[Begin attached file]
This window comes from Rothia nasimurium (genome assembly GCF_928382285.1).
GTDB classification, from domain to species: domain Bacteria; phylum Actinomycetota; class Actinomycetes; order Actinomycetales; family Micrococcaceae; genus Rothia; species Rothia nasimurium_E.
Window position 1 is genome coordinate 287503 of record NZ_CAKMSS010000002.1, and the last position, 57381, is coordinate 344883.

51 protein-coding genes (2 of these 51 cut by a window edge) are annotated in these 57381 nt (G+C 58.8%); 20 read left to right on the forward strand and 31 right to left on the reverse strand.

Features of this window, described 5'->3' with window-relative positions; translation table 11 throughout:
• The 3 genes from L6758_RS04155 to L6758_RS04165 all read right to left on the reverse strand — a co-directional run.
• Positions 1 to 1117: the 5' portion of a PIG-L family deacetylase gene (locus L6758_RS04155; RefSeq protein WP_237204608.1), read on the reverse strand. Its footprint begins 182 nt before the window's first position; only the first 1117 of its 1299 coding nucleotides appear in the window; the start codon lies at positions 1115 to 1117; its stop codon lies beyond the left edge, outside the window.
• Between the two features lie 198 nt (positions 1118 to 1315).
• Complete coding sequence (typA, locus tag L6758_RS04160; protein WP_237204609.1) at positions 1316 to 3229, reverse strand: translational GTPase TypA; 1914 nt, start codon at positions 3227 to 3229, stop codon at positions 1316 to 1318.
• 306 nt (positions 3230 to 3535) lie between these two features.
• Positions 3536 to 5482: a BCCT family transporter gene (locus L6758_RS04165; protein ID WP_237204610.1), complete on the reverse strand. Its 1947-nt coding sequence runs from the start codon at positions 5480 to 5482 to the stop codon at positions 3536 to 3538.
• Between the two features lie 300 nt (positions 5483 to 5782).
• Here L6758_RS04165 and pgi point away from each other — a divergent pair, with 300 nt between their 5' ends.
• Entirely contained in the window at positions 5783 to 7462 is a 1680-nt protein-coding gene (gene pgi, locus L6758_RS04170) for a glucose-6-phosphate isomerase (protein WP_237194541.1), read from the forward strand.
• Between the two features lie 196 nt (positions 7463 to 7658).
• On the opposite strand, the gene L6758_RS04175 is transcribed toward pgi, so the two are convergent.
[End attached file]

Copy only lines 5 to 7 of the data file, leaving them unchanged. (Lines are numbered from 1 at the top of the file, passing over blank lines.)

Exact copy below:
Features of this window, described 5'->3' with window-relative positions; translation table 11 throughout:
• The 3 genes from L6758_RS04155 to L6758_RS04165 all read right to left on the reverse strand — a co-directional run.
• Positions 1 to 1117: the 5' portion of a PIG-L family deacetylase gene (locus L6758_RS04155; RefSeq protein WP_237204608.1), read on the reverse strand. Its footprint begins 182 nt before the window's first position; only the first 1117 of its 1299 coding nucleotides appear in the window; the start codon lies at positions 1115 to 1117; its stop codon lies beyond the left edge, outside the window.